Our advanced FUE method on the other hand involves the surgeon removing individual follicular units from the donor area using a specialised punch tool. There is no need to remove whole strips of tissue. The surgeon will then transplant these follicular units directly into the donor area. It is far less invasive, results in less scarring and produces a more natural final look.

What is Nerve Damage?

The nerves are what make us physically feel things. If you touch any part of your skin now, you’ll feel it. That’s because you have nerve endings in your fingertips, and nerves all over your body, including the scalp. (This is probably why a head massage feels so good!)

These tiny little nerves run fairly close to the surface of the skin, and this is why it can be possible to damage them during any kind of surgery, not just hair restoration surgery.

If you accidentally cut yourself fairly deeply, then you run the risk of nerve damage. The same can be said for a hair transplant of any kind. Although all highly skilled, respected and registered hair surgeons will do their very best not to cause nerve damage, it is still a risk. If nerves are damaged during a hair restoration procedure, its considered a fairly minor injury.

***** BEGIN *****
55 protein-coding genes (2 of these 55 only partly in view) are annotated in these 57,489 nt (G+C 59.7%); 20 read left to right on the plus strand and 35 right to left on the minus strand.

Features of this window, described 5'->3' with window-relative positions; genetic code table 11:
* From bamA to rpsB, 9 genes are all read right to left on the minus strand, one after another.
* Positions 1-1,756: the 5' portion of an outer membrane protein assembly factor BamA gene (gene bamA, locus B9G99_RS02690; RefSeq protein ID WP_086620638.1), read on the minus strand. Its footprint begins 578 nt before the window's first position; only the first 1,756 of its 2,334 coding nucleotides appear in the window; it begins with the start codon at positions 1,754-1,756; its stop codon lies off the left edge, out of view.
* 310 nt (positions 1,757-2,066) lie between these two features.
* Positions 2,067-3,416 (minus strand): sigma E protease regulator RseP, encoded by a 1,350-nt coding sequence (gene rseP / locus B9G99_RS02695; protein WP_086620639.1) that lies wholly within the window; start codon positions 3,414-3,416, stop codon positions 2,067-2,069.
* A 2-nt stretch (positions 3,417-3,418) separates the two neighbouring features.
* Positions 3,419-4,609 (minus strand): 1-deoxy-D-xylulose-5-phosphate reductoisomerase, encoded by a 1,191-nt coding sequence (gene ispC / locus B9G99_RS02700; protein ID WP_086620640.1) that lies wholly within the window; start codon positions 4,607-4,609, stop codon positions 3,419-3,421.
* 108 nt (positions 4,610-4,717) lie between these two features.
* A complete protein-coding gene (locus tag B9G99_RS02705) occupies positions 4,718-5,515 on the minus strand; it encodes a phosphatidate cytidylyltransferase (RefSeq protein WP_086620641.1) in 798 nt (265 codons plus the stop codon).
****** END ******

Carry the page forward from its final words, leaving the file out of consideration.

Nerve damage (known medically as paraesthesia) results in a numbness of the skin, and sometimes causes a burning or prickling sensation where the nerves have been damaged as they start to repair themselves (as nerves are clever little things!).

So What About Nerve Damage During a Hair Transplant?

It’s understandable that you’d be worried about nerve damage given what a hair transplant involves, whichever method, FUE or FUT, you have. But let us reassure you again, long lasting nerve damage is quite uncommon. But short term numbness can be a side effect of the procedure.